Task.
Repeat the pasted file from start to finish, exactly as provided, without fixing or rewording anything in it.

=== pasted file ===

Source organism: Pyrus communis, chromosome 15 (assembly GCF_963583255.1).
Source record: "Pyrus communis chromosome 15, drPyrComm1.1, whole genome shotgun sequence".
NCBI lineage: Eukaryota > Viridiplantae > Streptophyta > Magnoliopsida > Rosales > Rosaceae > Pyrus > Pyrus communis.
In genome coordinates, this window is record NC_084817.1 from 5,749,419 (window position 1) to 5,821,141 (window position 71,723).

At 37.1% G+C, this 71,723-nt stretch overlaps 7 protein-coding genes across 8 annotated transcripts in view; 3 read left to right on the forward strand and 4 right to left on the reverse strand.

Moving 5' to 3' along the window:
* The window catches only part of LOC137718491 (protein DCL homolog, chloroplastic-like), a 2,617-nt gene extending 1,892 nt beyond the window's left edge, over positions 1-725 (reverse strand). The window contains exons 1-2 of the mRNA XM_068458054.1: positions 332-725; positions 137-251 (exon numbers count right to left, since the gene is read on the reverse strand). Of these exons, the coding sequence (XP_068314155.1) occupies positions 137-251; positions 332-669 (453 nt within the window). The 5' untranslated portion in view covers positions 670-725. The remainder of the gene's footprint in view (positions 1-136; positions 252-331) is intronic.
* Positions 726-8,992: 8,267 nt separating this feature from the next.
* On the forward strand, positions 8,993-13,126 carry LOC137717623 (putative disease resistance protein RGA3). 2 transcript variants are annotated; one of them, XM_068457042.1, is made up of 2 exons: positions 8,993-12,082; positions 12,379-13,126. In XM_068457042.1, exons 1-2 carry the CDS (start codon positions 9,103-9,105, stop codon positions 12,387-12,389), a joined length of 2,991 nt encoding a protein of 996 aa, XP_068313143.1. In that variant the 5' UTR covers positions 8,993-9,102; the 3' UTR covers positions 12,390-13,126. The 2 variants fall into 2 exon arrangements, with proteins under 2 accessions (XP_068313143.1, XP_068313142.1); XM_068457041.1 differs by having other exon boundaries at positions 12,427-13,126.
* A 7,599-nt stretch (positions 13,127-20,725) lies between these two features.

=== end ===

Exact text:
Source organism: Pyrus communis, chromosome 15 (assembly GCF_963583255.1).
Source record: "Pyrus communis chromosome 15, drPyrComm1.1, whole genome shotgun sequence".
NCBI lineage: Eukaryota > Viridiplantae > Streptophyta > Magnoliopsida > Rosales > Rosaceae > Pyrus > Pyrus communis.
In genome coordinates, this window is record NC_084817.1 from 5,749,419 (window position 1) to 5,821,141 (window position 71,723).

At 37.1% G+C, this 71,723-nt stretch overlaps 7 protein-coding genes across 8 annotated transcripts in view; 3 read left to right on the forward strand and 4 right to left on the reverse strand.

Moving 5' to 3' along the window:
* The window catches only part of LOC137718491 (protein DCL homolog, chloroplastic-like), a 2,617-nt gene extending 1,892 nt beyond the window's left edge, over positions 1-725 (reverse strand). The window contains exons 1-2 of the mRNA XM_068458054.1: positions 332-725; positions 137-251 (exon numbers count right to left, since the gene is read on the reverse strand). Of these exons, the coding sequence (XP_068314155.1) occupies positions 137-251; positions 332-669 (453 nt within the window). The 5' untranslated portion in view covers positions 670-725. The remainder of the gene's footprint in view (positions 1-136; positions 252-331) is intronic.
* Positions 726-8,992: 8,267 nt separating this feature from the next.
* On the forward strand, positions 8,993-13,126 carry LOC137717623 (putative disease resistance protein RGA3). 2 transcript variants are annotated; one of them, XM_068457042.1, is made up of 2 exons: positions 8,993-12,082; positions 12,379-13,126. In XM_068457042.1, exons 1-2 carry the CDS (start codon positions 9,103-9,105, stop codon positions 12,387-12,389), a joined length of 2,991 nt encoding a protein of 996 aa, XP_068313143.1. In that variant the 5' UTR covers positions 8,993-9,102; the 3' UTR covers positions 12,390-13,126. The 2 variants fall into 2 exon arrangements, with proteins under 2 accessions (XP_068313143.1, XP_068313142.1); XM_068457041.1 differs by having other exon boundaries at positions 12,427-13,126.
* A 7,599-nt stretch (positions 13,127-20,725) lies between these two features.